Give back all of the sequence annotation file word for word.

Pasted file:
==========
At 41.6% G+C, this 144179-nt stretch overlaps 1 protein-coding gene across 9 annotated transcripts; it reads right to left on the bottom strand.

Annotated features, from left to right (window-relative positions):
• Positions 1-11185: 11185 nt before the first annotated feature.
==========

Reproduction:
At 41.6% G+C, this 144179-nt stretch overlaps 1 protein-coding gene across 9 annotated transcripts; it reads right to left on the bottom strand.

Annotated features, from left to right (window-relative positions):
• Positions 1-11185: 11185 nt before the first annotated feature.